SpaceX is looking to get back to regular fight following the successful Falcon 9 launch and its barge landing this month in California. On the surface, the next two flights seem fairly routine but will be an important aspect historically.
SpaceX has lined up two launches– on 30th January, a commercial satellite and a commercial resupply mission in February to the International Space Station; departure is at the Kennedy Space Centre’s launch Complex 39A(LC-39A). Making them the first rockets to blast off from Kennedy in over five years and marking for the first time, the pad’s use since the Space Shuttle era; the same pad that sent the man to the moon. Since the mouth-balling of the Shuttle program in 2011, every rocket launch off Space Coast has flown from the Cape Canaveral AF Station.
Roger Launius, space historian, and former Smithsonian Air museum and space museum associate director told Gizmodo:
“This is important for Kennedy, has been spaceport USA throughout the space age, more than 60 years now. The fact that you’ve got a company [putting] money into rehabbing an existing facility means you’ve got work for the foreseeable future.”
President’s Kennedy ‘s LC-39A is a legend among rocket fanatics. It was built as part of the Moonshot Program in the 60s. In the Apollo era, the site launched 12 Saturn V rockets including the moon mission by Buzz Aldrin, Neil Armstrong and Michael Collins—Apollo 11. During the Space Shuttle era, LC-39A became the main launch pad—following the Apollo program. Between the early 80s and 2011, 80 shuttle missions leaving the earth were commissioned from that piece of real estate.
Following shuttering of the Shuttle program, the Kennedy Space center and LC-39A grew quiet for a couple of years. However, in 2014, SpaceX was granted a 20-year lease by –NASA to the pad, provided they would take care of maintenance costs and pad operation. Subsequently, SpaceX has been preparing LC-39A for the larger Falcon Heavy model and the Falcon 9 rocket.
SpaceX was to initially use LC-39A for crewed launches to the International Space Station—expected to commence in 2018. However, due to the explosion of a Falcon 9 rocket, a part of the Space Launch Complex 40 in Cape Canaveral was destroyed, thereby accelerating plans for both crewed and uncrewed space flights at Kennedy.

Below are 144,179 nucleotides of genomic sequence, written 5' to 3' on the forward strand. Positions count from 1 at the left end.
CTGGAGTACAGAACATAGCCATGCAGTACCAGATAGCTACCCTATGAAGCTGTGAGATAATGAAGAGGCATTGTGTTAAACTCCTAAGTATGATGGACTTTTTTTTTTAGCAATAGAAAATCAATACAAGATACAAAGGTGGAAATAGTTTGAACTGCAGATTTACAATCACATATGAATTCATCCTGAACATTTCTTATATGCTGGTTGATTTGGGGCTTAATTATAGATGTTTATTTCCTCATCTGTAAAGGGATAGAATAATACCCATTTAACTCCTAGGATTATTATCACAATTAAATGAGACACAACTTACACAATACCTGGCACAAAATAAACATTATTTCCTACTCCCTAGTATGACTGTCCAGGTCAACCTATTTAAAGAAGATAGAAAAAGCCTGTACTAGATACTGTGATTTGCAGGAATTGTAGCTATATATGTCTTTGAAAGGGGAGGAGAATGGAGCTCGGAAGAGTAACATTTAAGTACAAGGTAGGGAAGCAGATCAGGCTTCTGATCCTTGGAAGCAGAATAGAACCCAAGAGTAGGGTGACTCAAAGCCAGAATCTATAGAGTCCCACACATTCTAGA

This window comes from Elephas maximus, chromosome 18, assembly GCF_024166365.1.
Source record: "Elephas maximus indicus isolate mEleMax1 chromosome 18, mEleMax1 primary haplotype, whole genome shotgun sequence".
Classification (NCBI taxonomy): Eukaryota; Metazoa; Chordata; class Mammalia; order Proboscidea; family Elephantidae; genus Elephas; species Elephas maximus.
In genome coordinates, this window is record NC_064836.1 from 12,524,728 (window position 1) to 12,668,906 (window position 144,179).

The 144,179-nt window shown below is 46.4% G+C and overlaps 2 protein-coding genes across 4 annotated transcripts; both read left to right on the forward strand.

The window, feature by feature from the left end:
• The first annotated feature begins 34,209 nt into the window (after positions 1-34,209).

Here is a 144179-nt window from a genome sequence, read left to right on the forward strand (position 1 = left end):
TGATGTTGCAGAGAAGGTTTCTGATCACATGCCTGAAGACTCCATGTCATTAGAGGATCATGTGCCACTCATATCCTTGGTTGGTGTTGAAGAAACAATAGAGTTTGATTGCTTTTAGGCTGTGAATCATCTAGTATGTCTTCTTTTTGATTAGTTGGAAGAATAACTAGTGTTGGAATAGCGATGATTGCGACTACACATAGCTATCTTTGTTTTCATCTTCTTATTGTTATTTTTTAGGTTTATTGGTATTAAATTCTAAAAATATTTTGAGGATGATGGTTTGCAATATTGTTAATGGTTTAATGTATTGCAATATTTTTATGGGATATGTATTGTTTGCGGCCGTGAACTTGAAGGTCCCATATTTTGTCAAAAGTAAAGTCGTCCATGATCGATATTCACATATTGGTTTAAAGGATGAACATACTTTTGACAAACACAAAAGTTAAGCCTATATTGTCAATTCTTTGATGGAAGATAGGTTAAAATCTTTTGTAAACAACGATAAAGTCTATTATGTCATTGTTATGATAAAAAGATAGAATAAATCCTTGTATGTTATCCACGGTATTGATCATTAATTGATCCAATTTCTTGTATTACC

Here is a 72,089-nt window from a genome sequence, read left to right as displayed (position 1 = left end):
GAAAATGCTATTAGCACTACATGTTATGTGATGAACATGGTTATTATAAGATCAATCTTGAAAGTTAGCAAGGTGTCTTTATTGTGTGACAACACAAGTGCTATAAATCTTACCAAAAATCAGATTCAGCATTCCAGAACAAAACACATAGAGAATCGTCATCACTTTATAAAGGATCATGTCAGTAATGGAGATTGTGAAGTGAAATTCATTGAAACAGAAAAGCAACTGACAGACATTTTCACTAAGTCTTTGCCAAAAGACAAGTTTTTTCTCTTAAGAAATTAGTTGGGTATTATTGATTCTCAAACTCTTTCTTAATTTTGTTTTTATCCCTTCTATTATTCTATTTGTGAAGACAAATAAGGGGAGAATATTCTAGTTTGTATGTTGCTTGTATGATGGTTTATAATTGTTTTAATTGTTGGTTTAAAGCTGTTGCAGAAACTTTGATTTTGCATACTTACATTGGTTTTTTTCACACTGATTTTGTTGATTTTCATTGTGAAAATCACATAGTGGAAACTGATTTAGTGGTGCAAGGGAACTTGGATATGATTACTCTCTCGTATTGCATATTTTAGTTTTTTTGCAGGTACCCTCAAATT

Last September, in an interview, SpaceX had this to say concerning the Vandenberg Air Force Base, in California—the company’s launch site, and the LC-39A:
“Both pads are capable of supporting Falcon 9 and Falcon Heavy launches. We are confident the two launch pads can support our return to flight and fulfill our upcoming manifest needs.”
There are key variations in how LC-39A will be used this year and how it was used in the past. Beforehand, the shuttle was coupled to its external fuel tanks and rocket boosters a few miles away at the Vehicle Assembly Building. It was then hauled on a crawler transporter and loaded on the Launchpad. A new horizontal processing facility, adjacent the 39A will now be used to process SpaceX rockets. The pad has been renovated to support Falcon Heavy rockets and the Falcon 9—SpaceX wouldn’t comment on the technical aspects of the modifications.
Roger Launius had this to say on the matter:
“If you’ve got a building that has been a warehouse, and you want to turn it into a restaurant, you have to make modifications. This is an order of magnitude more sophisticated than that analogy, but nonetheless, it’s the same sort of thing.”
So, are space buffs worried as the LC-39A is upgraded to cater for modern rockets it will lose a part of its historic character and the Moonshot’s era priceless legacy? Not really. According to the managing editor NASASpaceflight; Chris Bergin, LC-39A revival has been met with significant enthusiasm by most people in the spaceflight community. He told Gizmodo…
“Seeing a famous old pad come back to life will be a huge positive for those who feel we’re now over the post-Shuttle retirement hill and looking to the future again. Also, it’s SpaceX, they are—without question—the rock stars of space flight these days. Combining the history of 39A with SpaceX is a perfect storm of joy for rocket fans.”